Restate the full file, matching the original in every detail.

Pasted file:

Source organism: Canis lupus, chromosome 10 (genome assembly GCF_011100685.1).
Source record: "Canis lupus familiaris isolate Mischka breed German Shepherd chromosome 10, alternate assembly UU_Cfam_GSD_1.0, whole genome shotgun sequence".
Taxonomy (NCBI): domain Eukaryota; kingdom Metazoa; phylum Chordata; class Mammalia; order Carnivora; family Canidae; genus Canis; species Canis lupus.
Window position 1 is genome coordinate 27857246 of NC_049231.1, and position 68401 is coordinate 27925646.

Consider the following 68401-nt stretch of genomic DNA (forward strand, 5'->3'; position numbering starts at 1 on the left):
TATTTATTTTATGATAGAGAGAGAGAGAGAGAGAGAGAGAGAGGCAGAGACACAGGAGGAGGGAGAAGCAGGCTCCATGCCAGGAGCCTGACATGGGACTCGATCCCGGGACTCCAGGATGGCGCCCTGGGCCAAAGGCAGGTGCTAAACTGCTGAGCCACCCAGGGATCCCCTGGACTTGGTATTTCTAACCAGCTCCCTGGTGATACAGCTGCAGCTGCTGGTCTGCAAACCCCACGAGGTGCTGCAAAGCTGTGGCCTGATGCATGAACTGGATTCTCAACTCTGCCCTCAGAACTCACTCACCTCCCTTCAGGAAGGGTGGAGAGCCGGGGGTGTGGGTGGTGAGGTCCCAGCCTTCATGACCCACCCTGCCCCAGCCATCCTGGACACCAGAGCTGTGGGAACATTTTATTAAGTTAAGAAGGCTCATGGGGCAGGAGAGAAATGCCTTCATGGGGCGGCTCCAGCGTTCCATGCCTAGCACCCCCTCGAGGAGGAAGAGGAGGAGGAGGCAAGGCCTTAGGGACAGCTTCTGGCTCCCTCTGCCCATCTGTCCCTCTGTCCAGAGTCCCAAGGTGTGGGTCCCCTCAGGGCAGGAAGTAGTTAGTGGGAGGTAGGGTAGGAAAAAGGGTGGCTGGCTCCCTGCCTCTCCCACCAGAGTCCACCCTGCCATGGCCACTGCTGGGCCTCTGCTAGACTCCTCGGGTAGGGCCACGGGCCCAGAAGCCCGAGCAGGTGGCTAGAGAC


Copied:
Source organism: Canis lupus, chromosome 10 (genome assembly GCF_011100685.1).
Source record: "Canis lupus familiaris isolate Mischka breed German Shepherd chromosome 10, alternate assembly UU_Cfam_GSD_1.0, whole genome shotgun sequence".
Taxonomy (NCBI): domain Eukaryota; kingdom Metazoa; phylum Chordata; class Mammalia; order Carnivora; family Canidae; genus Canis; species Canis lupus.
Window position 1 is genome coordinate 27857246 of NC_049231.1, and position 68401 is coordinate 27925646.

Consider the following 68401-nt stretch of genomic DNA (forward strand, 5'->3'; position numbering starts at 1 on the left):
TATTTATTTTATGATAGAGAGAGAGAGAGAGAGAGAGAGAGAGGCAGAGACACAGGAGGAGGGAGAAGCAGGCTCCATGCCAGGAGCCTGACATGGGACTCGATCCCGGGACTCCAGGATGGCGCCCTGGGCCAAAGGCAGGTGCTAAACTGCTGAGCCACCCAGGGATCCCCTGGACTTGGTATTTCTAACCAGCTCCCTGGTGATACAGCTGCAGCTGCTGGTCTGCAAACCCCACGAGGTGCTGCAAAGCTGTGGCCTGATGCATGAACTGGATTCTCAACTCTGCCCTCAGAACTCACTCACCTCCCTTCAGGAAGGGTGGAGAGCCGGGGGTGTGGGTGGTGAGGTCCCAGCCTTCATGACCCACCCTGCCCCAGCCATCCTGGACACCAGAGCTGTGGGAACATTTTATTAAGTTAAGAAGGCTCATGGGGCAGGAGAGAAATGCCTTCATGGGGCGGCTCCAGCGTTCCATGCCTAGCACCCCCTCGAGGAGGAAGAGGAGGAGGAGGCAAGGCCTTAGGGACAGCTTCTGGCTCCCTCTGCCCATCTGTCCCTCTGTCCAGAGTCCCAAGGTGTGGGTCCCCTCAGGGCAGGAAGTAGTTAGTGGGAGGTAGGGTAGGAAAAAGGGTGGCTGGCTCCCTGCCTCTCCCACCAGAGTCCACCCTGCCATGGCCACTGCTGGGCCTCTGCTAGACTCCTCGGGTAGGGCCACGGGCCCAGAAGCCCGAGCAGGTGGCTAGAGAC